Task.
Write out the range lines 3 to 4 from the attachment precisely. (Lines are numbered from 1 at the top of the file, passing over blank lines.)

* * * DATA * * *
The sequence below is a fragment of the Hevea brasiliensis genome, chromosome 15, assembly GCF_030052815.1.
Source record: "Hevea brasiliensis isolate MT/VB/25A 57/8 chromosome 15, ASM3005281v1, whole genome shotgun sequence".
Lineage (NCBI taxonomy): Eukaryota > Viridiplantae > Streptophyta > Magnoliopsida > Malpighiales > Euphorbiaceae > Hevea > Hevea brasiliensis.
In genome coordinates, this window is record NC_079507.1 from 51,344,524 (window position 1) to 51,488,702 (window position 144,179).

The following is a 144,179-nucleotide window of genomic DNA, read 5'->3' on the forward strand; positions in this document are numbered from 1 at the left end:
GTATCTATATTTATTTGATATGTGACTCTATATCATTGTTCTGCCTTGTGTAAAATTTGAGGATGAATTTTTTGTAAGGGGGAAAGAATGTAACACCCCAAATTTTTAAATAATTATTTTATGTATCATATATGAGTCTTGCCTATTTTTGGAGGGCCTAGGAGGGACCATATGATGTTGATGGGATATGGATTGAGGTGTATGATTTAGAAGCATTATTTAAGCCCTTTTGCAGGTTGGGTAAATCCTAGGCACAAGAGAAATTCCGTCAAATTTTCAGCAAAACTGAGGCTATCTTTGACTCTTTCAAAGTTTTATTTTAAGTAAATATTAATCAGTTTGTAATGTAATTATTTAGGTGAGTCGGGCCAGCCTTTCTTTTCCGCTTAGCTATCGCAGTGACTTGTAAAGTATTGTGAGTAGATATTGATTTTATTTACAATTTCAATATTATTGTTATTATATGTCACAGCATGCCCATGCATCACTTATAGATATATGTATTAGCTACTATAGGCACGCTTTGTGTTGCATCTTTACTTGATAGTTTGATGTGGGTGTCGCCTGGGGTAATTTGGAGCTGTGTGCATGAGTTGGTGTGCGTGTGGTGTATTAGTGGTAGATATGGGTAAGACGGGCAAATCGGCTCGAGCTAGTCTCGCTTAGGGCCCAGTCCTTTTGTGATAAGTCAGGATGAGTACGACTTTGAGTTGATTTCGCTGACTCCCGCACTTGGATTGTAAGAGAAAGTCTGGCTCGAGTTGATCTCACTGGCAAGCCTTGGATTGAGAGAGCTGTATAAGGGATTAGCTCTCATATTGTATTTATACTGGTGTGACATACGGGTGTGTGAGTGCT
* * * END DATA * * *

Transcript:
Lineage (NCBI taxonomy): Eukaryota > Viridiplantae > Streptophyta > Magnoliopsida > Malpighiales > Euphorbiaceae > Hevea > Hevea brasiliensis.
In genome coordinates, this window is record NC_079507.1 from 51,344,524 (window position 1) to 51,488,702 (window position 144,179).